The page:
As an industrial designer, one of those skills in which one should have achieved a certain amount of fluency is the ability to create a three-dimensional object out of a series of two-dimensional shapes…and vice versa. This is something I have yet to master. So, is it any wonder that my attention is fixed on these drawings of disassembled objects? Just from looking at them, I can guess at what their final shapes are. But in order to be sure, I’d have to cut and fold. Of course, from Agence Eureka.
Just to be clear, I’m not trying to be lewd here. To explain: One weekend before the holidays, I went into the local upstate Farm and Garden store to see if I could find some canning jars, and somehow ended up in the farm animal feeding section. There are implements and objects on the shelves that I have never seen before. And, furthermore, have no clue as to what purpose they serve. However, it wasn’t a big leap to guess at what these are. (One of the best experiences of the past couple of years was bottle feeding our friends’ baby goats. OMG!) Anyway, as I did a little more digging, I realized that there is an entire industry devoted to animal feeding nipples. All shapes and sizes. Each suited to a different species. As usual, the range and variation in shape of a single item is what’s got me hooked.
I don’t even really like snoballs. And goodness knows they aren’t exactly part of a healthy diet. But I was somehow saddened to hear that Hostess, the parent company that makes Twinkies, Ding Dongs, HoHos (my personal favorite of the bunch) and yes…the ever nutritious snoballs, has filed for chapter 11 bankruptcy protection. While the company has enough inventory on hand to keep the product on store shelves for the moment, who’s to say what will happen down the pike. I remember one particular milestone birthday when my friend Carol assembled a care package and had it waiting for me at a hotel in ICELAND! The parcel contained custom party hats, a homemade banner spelling out happy birthday, various small licorice candies, the requisite birthday candles and, you guessed it, a pack of bright pink snoballs.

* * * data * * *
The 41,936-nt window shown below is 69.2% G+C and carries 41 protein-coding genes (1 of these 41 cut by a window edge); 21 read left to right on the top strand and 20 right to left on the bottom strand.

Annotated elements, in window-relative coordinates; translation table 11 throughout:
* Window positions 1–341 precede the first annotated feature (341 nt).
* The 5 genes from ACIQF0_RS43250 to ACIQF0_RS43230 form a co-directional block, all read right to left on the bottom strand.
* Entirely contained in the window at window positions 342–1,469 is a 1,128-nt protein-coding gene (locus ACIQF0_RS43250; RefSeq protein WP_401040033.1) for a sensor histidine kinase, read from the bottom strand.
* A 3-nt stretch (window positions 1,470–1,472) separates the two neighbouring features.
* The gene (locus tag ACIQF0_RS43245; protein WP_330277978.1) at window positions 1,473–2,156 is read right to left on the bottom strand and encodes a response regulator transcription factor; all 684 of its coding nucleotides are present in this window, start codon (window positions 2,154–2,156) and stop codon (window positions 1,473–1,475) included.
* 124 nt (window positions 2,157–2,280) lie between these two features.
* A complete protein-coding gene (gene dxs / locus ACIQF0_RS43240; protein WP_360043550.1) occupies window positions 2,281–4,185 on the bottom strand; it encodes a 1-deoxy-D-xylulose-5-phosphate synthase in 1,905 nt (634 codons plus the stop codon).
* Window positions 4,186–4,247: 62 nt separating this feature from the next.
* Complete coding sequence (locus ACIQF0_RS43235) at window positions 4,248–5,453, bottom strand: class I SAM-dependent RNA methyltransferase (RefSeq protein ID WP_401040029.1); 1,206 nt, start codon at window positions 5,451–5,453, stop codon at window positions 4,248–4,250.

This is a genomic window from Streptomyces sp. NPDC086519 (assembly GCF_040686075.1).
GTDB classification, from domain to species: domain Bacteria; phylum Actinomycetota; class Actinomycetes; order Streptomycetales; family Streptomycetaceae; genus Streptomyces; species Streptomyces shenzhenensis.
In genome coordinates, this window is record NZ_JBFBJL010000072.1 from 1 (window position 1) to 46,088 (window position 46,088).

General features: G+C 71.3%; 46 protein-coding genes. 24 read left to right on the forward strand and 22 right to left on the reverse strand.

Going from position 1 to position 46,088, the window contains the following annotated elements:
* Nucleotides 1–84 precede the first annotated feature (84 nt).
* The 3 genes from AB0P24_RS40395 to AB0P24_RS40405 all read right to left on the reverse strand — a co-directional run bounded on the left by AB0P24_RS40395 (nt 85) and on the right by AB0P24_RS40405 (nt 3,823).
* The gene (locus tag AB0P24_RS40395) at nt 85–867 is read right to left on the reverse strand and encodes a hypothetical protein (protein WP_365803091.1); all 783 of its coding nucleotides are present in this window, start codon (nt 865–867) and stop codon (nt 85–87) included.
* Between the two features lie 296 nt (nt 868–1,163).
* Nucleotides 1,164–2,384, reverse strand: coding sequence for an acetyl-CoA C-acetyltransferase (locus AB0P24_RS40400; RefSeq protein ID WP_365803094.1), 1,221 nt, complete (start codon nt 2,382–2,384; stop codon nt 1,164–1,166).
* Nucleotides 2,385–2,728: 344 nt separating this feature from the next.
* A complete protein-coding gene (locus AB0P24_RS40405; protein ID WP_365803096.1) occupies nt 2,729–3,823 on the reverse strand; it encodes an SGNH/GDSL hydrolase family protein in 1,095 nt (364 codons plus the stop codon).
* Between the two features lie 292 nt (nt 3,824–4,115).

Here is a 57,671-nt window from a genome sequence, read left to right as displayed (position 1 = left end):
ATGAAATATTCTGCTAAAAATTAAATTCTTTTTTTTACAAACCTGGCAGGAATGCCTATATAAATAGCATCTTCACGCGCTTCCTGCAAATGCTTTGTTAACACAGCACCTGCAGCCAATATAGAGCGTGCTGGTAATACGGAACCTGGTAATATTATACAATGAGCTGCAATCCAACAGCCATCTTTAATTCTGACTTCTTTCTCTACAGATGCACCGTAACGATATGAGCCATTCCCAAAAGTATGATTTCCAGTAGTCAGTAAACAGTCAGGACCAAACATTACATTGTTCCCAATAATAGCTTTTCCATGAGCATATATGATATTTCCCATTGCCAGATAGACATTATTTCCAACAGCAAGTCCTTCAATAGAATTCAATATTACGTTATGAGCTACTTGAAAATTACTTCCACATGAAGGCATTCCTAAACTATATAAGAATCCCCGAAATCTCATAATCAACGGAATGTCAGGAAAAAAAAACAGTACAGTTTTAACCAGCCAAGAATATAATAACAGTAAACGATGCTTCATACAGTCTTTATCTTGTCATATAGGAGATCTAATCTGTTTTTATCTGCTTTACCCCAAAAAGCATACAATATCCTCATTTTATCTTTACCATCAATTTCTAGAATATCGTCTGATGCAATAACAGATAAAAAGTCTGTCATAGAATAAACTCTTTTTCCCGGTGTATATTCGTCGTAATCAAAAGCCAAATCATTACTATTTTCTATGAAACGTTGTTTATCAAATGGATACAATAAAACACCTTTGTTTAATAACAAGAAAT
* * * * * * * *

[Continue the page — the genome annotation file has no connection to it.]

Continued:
It’s a little thing, I know. But it’s near to perfect. This soy sauce dispenser was designed by Masahiro Mori back in 1958. It’s won untold numbers of awards, is still in production and nearly ubiquitous. If you’ve ever used one of these pieces you would have noticed that there is nary a drip from the spout. The lines are elegant and the piece itself fits the hand with no distraction. To me, it’s a kind of benchmark for the design world. I’d like it if the realm of mass production accorded the same amount of respect commanded by this little soy sauce bottle (shoyusashi) to the rest of its mighty output. Imagine. To purchase one for yourself, click here.
No sense denying the warmth and beauty of these Russian camera schematics. I have spent an unhealthy amount of time on ussrphoto.com. But there is so much to look at. And, inexplicably, I’m feeling a little nostalgic for The Cold War.
I am deep in the middle of that end-of-the-year-clean-off-my-desk thing and came across a clipping from the NYT. It’s a little story about how Switzerland, in an effort to strengthen its animal-welfare laws, has a new regulation on its books regarding the ownership of guinea pigs. Apparently, the little rodents are quite prone to loneliness, so it’s now illegal to own a single guinea pig. As with any new law, there are unforeseen problems that crop up. For instance, what happens when one dies? Do you buy a new one? That could go on ad infinitum. Or do you seek help from Pridska Kung, of Hadlikon, who rents the little guys (castrated males) for as long as you need them? A vexing problem, I daresay. Video via fuckyeahguineapigs.
Agence Eureka has such an amazing and extensive collection of ephemera that I could probably post something from their archive every day for the next year and still have plenty to spare. Scrabble anyone?
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